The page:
sunbeds: saviour of the winter slog? vitamin d in winter

Sunbeds – the saviours of the winter slog?

The importance of Vitamin D in winter

We all know that vitamin D is essential for us to stay healthy, both mentally and physically. However throughout the winter months, keeping our levels up can be a bit of a challenge. The NHS tells us that we can only create vitamin D from direct sunlight between early April and late September. This gives us a seven month gap where the sun isn’t strong enough to provide us with the UV exposure that can produce vitamin D.

Vitamin D deficiency is more likely during winter due to the lack of sunlight, however this deficiency has also become more and more common year-round thanks to office jobs and people spending more time indoors. Lacking in The Sunshine Vitamin can lead to multiple health issues such as a loss of bone density, a weaker immune system, and an increase in mental health issues such as depression and Seasonal Affective Disorder. In the elderly, this deficiency can also result in diseases such as osteoporosis, whereas children can suffer from rickets. 

What can Vitamin D impact?

“Studies have shown links between low levels of vitamin D and higher rates of numerous diseases since the body relies on sufficient sunlight for its primary systems to operate efficiently. Vitamin D is essential for optimal cardiovascular, immune, respiratory, and skeletal system function. […]

Research is ongoing, but studies have indicated that sunlight may provide a significant protective effect for osteoporosis, cardiovascular disease, breathing problems, inflammation, and diabetes. Having higher than average vitamin D levels may even lower your risk of getting COVID-19.”

This demonstrates the necessity to ensure that vitamin D levels remain at a high level year-round. However, how do we do this?

1. Diet

There are few foods which naturally contain vitamin D, such as egg yolks, fatty fish and mushrooms. What’s more, you can also get vitamin D through fortified foods such as dairy and soy products.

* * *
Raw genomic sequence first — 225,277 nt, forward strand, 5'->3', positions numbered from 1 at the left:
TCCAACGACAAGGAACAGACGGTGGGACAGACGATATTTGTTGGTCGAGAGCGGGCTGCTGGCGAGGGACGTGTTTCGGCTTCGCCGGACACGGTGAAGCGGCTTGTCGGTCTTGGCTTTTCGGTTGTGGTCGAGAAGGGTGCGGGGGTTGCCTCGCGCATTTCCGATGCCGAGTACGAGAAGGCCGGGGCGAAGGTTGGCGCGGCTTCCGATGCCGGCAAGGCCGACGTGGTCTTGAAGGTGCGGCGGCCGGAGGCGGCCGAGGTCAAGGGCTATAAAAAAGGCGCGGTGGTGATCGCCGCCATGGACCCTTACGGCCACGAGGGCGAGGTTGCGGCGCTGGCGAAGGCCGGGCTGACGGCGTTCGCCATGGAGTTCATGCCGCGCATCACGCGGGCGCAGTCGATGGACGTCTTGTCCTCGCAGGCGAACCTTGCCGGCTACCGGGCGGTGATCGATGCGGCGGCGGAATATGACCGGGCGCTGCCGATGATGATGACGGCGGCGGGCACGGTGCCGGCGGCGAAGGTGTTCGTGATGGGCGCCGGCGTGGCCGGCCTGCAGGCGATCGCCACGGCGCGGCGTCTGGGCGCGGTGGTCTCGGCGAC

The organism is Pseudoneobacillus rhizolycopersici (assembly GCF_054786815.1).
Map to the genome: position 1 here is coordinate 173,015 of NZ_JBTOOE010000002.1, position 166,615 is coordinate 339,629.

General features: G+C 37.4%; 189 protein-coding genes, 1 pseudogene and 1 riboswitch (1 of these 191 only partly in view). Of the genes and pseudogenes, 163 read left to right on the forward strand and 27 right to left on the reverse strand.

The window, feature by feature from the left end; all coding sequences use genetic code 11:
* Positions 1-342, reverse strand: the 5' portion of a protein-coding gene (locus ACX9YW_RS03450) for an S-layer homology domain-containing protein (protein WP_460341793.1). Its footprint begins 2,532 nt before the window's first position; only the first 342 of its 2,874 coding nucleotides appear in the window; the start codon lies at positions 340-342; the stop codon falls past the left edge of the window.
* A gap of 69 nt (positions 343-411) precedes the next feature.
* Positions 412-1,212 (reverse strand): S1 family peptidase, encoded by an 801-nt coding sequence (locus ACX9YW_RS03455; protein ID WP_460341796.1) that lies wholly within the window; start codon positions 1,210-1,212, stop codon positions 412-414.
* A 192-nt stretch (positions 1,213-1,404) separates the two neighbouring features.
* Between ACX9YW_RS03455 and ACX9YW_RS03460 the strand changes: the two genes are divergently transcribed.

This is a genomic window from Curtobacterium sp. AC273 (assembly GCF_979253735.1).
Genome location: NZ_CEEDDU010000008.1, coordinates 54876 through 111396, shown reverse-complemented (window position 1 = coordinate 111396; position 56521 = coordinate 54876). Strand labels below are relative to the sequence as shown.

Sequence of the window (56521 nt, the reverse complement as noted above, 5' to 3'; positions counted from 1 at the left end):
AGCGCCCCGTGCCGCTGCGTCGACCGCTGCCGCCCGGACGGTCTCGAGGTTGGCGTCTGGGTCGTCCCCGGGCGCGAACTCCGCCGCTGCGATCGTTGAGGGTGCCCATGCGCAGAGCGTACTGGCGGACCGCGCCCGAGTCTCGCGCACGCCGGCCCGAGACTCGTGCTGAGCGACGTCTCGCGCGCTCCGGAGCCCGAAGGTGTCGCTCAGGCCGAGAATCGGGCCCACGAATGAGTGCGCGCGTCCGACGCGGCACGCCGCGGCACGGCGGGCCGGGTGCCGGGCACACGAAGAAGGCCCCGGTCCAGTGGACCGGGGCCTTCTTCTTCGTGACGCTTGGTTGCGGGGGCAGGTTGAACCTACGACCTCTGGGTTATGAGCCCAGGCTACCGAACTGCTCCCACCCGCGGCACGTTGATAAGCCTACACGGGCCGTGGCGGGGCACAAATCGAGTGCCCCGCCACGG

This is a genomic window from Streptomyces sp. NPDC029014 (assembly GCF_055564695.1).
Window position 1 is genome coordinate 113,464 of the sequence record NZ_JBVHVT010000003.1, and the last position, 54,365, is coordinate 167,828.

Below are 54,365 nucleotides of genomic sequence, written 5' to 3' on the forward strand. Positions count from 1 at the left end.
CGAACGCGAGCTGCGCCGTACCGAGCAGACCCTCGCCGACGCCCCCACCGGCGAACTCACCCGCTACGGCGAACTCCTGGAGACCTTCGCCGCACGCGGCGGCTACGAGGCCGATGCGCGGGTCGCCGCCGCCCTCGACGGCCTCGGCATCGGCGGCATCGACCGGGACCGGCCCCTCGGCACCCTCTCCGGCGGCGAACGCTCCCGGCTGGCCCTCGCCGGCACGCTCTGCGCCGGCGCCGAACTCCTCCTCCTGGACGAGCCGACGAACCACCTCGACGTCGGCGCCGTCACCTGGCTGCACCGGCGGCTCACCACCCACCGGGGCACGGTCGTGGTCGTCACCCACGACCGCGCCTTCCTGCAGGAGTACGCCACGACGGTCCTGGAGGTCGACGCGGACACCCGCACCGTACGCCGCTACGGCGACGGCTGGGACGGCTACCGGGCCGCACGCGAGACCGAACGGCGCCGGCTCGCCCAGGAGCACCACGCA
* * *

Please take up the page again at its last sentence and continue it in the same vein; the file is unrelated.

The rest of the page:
2. Vitamins and Supplements

Vitamin D is present in most multivitamins. If someone is considered to be deficient in vitamin D, supplements are the main source of treatment.

Nonetheless research has shown that food and supplements are not the most effective form of absorbing vitamin D. The NHS explains that it is difficult to get enough vitamin D from food alone. However Claire Sissons tells us that having too much [vitamin D] in the body is usually caused by taking supplements. Where lacking in this vitamin can be harmful, so can having too much. This can raise the levels of calcium in the blood and affect your heart negatively. This demonstrates how diet and supplements are not the most effective way of getting The Sunshine Vitamin.

Sissons goes on to say that “it is not possible for the body to make too much vitamin D from sun exposure.”

UV exposure for vitamin D in winter

Indeed the most effective way of absorbing vitamin D is through UV exposure. It is impossible to have too high an intake of UV-created vitamin D.

In the summer, absorbing enough of this vitamin simple. Simply spending a few minutes outside without SPF every afternoon can keep levels high, leading to better moods, stronger bones and an improved general wellbeing. However through autumn and winter, trying to sunbathe in the UK won’t achieve the same effect. Although UVA remains the same intensity year round, UVB in winter is significantly weaker.

0.3 tanning equivalent minutes to sunshine

However, can sunbeds be used as a substitute during the winter?

Although tanning lamps are artificial, the UV radiation emitted isn’t. It replicates the sun’s rays as you would outside during the summer. Thanks to the 0.3 British Standard and EU regulation, sunbed lamps can only be as strong as the midday Mediterranean sun. Therefore spending a few minutes on a sunbed is just as powerful as going outside for the same period of time without SPF during our summer. The UV exposure from sunbeds is controlled, minimising the risk of skin damage.

Although sunbeds deliver a limited % of UVB, lessening its ability to product vitamin D, it should be noted that it can still deliver high levels of UVA. What’s more, a study looking at mental health and wellbeing in relation to UV exposure noted that “UVA-exposed volunteers were more balanced, less nervous, […] and more satisfied with their own appearance after three weekly sessions [of UV exposure]”. This reinforces UV’s aid in lifting spirits.

This is due to the fact that UVA also helps to trigger increased serotonin production, demonstrating the value of increasing UV exposure during the colder months. Therefore using a sunbed once or twice a week for a few minutes could help maintain not only a year long healthy glow, but also boost spirits. 

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